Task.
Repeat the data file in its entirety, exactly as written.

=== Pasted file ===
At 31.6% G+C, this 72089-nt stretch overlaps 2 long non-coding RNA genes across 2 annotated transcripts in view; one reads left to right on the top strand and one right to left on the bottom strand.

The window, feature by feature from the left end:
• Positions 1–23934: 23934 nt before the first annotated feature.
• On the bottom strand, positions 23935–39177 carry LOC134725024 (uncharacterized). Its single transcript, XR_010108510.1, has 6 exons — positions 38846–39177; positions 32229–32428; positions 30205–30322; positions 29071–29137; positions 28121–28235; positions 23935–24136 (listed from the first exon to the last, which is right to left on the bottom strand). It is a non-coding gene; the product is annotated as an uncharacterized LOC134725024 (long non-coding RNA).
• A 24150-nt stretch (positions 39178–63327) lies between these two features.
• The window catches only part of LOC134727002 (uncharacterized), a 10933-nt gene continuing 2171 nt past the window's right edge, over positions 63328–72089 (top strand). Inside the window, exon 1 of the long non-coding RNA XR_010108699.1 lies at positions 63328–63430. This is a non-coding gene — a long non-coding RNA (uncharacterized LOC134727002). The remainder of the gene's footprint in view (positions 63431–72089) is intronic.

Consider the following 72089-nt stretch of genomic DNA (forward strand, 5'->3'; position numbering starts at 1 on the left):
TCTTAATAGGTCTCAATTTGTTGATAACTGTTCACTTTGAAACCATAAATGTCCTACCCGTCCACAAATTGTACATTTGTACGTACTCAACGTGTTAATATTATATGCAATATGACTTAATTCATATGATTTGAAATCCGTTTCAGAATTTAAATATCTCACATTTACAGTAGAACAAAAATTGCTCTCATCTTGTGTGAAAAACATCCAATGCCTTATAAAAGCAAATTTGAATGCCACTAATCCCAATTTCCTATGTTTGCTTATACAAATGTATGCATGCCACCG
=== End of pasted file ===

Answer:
At 31.6% G+C, this 72089-nt stretch overlaps 2 long non-coding RNA genes across 2 annotated transcripts in view; one reads left to right on the top strand and one right to left on the bottom strand.

The window, feature by feature from the left end:
• Positions 1–23934: 23934 nt before the first annotated feature.
• On the bottom strand, positions 23935–39177 carry LOC134725024 (uncharacterized). Its single transcript, XR_010108510.1, has 6 exons — positions 38846–39177; positions 32229–32428; positions 30205–30322; positions 29071–29137; positions 28121–28235; positions 23935–24136 (listed from the first exon to the last, which is right to left on the bottom strand). It is a non-coding gene; the product is annotated as an uncharacterized LOC134725024 (long non-coding RNA).
• A 24150-nt stretch (positions 39178–63327) lies between these two features.
• The window catches only part of LOC134727002 (uncharacterized), a 10933-nt gene continuing 2171 nt past the window's right edge, over positions 63328–72089 (top strand). Inside the window, exon 1 of the long non-coding RNA XR_010108699.1 lies at positions 63328–63430. This is a non-coding gene — a long non-coding RNA (uncharacterized LOC134727002). The remainder of the gene's footprint in view (positions 63431–72089) is intronic.

Consider the following 72089-nt stretch of genomic DNA (forward strand, 5'->3'; position numbering starts at 1 on the left):
TCTTAATAGGTCTCAATTTGTTGATAACTGTTCACTTTGAAACCATAAATGTCCTACCCGTCCACAAATTGTACATTTGTACGTACTCAACGTGTTAATATTATATGCAATATGACTTAATTCATATGATTTGAAATCCGTTTCAGAATTTAAATATCTCACATTTACAGTAGAACAAAAATTGCTCTCATCTTGTGTGAAAAACATCCAATGCCTTATAAAAGCAAATTTGAATGCCACTAATCCCAATTTCCTATGTTTGCTTATACAAATGTATGCATGCCACCG